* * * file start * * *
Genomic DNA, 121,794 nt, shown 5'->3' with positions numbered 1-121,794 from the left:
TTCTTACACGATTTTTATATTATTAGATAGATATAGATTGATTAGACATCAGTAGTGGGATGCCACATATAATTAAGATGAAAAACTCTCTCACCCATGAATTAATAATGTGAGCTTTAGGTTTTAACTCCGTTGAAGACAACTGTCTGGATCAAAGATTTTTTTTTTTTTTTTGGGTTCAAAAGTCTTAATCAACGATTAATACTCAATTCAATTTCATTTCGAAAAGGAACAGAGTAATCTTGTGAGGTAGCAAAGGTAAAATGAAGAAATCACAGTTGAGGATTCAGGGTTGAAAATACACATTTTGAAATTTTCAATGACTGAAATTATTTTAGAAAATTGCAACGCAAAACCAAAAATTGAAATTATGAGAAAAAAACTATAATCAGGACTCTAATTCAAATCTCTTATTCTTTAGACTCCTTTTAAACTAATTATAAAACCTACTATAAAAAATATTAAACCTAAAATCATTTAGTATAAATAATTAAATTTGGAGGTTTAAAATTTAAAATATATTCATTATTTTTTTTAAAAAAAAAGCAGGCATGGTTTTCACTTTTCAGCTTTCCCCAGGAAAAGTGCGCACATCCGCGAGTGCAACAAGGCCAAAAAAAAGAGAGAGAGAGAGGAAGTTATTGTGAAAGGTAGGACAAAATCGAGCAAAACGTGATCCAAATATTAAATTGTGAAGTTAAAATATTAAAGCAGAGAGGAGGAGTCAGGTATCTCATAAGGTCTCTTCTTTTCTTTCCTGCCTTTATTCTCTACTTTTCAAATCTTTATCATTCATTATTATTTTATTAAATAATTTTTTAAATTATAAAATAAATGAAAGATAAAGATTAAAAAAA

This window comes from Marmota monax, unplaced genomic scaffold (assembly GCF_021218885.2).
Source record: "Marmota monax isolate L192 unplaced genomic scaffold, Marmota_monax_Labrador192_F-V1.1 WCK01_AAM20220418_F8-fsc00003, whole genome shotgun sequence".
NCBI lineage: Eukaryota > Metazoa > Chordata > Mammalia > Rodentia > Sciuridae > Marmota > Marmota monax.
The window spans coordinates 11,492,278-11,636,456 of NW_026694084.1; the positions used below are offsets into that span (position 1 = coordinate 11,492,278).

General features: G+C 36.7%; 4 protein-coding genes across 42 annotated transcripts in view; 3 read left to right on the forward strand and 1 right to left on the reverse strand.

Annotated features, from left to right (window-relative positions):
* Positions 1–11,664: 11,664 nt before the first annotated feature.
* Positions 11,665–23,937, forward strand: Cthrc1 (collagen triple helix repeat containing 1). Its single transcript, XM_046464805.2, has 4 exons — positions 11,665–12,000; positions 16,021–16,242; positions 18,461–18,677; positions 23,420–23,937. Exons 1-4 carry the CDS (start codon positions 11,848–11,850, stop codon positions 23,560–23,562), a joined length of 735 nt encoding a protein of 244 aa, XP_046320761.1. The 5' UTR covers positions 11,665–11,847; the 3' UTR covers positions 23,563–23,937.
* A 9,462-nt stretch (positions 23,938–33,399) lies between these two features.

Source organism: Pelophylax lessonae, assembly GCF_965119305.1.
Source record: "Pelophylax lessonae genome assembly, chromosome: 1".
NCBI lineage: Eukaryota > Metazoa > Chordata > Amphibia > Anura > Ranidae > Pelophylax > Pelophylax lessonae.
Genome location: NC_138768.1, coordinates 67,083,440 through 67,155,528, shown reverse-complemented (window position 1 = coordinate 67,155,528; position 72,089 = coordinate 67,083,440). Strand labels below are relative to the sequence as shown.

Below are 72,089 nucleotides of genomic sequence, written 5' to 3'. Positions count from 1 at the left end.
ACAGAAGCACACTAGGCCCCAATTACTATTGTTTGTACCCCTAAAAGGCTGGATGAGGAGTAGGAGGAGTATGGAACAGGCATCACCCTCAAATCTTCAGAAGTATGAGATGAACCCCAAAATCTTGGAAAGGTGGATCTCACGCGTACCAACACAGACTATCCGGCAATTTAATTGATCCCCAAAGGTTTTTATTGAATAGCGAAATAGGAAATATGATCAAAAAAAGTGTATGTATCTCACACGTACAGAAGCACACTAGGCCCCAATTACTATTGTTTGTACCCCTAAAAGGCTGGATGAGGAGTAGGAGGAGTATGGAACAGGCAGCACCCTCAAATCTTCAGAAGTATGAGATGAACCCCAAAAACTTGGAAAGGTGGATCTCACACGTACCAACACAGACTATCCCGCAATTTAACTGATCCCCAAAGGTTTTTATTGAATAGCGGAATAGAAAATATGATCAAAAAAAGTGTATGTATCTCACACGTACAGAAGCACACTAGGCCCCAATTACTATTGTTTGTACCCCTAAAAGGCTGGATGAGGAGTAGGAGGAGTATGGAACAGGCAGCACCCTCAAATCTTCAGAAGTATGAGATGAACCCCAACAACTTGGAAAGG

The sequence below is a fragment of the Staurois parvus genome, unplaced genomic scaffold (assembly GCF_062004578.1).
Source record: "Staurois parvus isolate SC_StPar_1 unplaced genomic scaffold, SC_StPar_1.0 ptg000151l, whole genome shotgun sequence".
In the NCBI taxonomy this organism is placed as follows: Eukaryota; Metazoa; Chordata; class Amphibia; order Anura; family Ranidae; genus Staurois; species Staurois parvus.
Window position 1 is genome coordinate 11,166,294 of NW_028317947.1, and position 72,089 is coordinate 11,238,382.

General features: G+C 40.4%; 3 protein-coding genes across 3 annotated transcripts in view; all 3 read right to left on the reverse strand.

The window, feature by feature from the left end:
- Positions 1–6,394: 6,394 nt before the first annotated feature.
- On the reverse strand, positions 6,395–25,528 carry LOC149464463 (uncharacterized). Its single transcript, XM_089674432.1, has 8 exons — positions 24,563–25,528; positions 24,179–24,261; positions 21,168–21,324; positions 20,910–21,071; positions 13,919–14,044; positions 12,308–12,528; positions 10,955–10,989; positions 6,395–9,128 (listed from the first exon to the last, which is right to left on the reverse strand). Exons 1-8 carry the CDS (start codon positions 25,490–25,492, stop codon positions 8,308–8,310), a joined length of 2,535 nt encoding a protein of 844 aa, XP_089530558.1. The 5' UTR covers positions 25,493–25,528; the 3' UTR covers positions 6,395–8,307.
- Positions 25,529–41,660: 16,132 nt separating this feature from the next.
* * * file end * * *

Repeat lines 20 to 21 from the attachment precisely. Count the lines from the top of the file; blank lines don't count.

In the NCBI taxonomy this organism is placed as follows: Eukaryota; Metazoa; Chordata; class Amphibia; order Anura; family Ranidae; genus Staurois; species Staurois parvus.
Window position 1 is genome coordinate 11,166,294 of NW_028317947.1, and position 72,089 is coordinate 11,238,382.